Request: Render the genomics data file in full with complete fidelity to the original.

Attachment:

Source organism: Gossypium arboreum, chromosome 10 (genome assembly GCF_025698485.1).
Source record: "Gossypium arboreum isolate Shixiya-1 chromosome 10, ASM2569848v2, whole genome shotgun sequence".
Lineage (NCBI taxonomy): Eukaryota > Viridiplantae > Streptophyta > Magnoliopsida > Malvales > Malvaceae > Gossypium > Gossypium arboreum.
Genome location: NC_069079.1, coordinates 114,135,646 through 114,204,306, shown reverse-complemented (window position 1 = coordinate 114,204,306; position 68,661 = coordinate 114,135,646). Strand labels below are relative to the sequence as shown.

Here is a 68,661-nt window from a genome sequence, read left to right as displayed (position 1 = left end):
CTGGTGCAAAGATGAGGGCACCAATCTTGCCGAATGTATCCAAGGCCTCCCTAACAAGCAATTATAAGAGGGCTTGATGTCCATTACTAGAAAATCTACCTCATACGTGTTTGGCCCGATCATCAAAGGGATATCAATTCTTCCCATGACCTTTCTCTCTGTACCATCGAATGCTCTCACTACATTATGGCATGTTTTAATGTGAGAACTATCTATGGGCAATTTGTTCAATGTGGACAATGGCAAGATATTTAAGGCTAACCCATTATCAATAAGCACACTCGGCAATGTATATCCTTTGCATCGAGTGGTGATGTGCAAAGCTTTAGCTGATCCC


Source organism: Gossypium arboreum, chromosome 10 (genome assembly GCF_025698485.1).
Source record: "Gossypium arboreum isolate Shixiya-1 chromosome 10, ASM2569848v2, whole genome shotgun sequence".
Lineage (NCBI taxonomy): Eukaryota > Viridiplantae > Streptophyta > Magnoliopsida > Malvales > Malvaceae > Gossypium > Gossypium arboreum.
Genome location: NC_069079.1, coordinates 114,135,646 through 114,204,306, shown reverse-complemented (window position 1 = coordinate 114,204,306; position 68,661 = coordinate 114,135,646). Strand labels below are relative to the sequence as shown.

Here is a 68,661-nt window from a genome sequence, read left to right as displayed (position 1 = left end):
CTGGTGCAAAGATGAGGGCACCAATCTTGCCGAATGTATCCAAGGCCTCCCTAACAAGCAATTATAAGAGGGCTTGATGTCCATTACTAGAAAATCTACCTCATACGTGTTTGGCCCGATCATCAAAGGGATATCAATTCTTCCCATGACCTTTCTCTCTGTACCATCGAATGCTCTCACTACATTATGGCATGTTTTAATGTGAGAACTATCTATGGGCAATTTGTTCAATGTGGACAATGGCAAGATATTTAAGGCTAACCCATTATCAATAAGCACACTCGGCAATGTATATCCTTTGCATCGAGTGGTGATGTGCAAAGCTTTAGCTGATCCC